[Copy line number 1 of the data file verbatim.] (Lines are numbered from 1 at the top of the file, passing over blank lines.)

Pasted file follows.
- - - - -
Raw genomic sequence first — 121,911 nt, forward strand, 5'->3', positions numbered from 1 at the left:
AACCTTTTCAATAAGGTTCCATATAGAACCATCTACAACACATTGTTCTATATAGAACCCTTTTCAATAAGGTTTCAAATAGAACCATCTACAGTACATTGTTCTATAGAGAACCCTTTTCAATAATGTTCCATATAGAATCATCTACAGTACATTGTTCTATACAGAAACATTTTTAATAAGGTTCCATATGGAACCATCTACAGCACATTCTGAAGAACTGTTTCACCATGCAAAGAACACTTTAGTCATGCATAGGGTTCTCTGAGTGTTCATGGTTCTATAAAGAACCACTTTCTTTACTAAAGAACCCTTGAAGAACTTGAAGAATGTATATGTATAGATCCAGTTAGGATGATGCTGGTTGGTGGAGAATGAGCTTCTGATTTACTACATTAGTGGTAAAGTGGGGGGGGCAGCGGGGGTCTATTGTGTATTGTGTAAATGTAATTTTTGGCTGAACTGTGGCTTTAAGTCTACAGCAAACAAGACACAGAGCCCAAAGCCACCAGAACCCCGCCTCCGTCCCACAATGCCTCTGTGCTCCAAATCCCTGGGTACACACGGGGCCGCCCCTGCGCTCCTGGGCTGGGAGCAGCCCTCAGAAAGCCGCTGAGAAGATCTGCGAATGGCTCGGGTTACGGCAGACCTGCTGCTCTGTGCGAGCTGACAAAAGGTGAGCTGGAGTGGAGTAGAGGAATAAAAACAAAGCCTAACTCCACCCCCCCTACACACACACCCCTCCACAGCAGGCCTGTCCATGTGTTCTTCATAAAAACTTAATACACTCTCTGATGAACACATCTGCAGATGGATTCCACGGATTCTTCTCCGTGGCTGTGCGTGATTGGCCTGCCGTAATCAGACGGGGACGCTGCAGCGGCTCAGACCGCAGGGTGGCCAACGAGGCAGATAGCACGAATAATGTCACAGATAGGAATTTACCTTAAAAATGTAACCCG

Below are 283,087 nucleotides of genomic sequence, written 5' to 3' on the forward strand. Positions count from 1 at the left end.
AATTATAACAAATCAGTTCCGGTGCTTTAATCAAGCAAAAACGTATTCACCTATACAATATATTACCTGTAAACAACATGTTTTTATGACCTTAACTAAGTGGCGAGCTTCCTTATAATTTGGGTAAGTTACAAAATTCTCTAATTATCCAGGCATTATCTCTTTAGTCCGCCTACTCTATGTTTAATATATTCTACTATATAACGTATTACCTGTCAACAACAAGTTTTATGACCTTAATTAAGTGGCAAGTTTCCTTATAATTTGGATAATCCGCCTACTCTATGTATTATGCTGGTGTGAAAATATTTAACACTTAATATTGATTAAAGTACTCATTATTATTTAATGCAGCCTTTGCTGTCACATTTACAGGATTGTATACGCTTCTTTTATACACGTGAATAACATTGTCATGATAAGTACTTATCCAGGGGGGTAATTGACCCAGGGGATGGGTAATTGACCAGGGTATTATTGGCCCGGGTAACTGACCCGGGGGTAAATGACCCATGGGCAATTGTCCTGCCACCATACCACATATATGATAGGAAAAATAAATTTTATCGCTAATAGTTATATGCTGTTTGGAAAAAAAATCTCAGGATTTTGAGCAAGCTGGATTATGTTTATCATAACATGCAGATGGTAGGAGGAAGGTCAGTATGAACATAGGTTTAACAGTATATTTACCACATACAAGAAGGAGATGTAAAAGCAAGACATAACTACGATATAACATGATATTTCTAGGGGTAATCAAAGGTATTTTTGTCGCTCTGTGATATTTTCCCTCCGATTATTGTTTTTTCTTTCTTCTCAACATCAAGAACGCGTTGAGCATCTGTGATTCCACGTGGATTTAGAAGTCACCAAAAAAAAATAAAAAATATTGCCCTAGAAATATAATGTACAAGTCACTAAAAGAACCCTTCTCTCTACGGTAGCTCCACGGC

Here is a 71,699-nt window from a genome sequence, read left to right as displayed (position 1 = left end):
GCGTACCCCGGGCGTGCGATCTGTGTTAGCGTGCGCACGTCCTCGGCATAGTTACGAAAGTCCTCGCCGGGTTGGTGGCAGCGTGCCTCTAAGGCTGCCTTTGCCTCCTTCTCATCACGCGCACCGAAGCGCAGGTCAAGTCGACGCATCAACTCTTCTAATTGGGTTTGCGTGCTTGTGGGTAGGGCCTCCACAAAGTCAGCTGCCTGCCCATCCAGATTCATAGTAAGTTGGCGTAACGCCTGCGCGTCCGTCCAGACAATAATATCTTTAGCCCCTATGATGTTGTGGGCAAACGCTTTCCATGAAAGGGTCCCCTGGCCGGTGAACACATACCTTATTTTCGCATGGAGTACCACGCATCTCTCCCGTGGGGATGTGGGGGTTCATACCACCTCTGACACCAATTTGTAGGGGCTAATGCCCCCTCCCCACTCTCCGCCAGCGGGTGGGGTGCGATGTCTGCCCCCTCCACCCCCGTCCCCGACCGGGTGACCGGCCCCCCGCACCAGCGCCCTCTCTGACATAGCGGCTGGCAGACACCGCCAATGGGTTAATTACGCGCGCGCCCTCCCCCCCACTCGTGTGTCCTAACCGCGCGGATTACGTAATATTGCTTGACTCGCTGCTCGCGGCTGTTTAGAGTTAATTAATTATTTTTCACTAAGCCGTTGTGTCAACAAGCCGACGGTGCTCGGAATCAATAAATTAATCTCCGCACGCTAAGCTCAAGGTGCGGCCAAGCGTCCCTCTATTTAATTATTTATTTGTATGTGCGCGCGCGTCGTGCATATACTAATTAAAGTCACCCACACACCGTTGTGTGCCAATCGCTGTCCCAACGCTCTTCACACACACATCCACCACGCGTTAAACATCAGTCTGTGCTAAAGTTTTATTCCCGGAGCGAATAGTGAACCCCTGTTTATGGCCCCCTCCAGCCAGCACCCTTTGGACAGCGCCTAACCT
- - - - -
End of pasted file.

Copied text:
Raw genomic sequence first — 121,911 nt, forward strand, 5'->3', positions numbered from 1 at the left: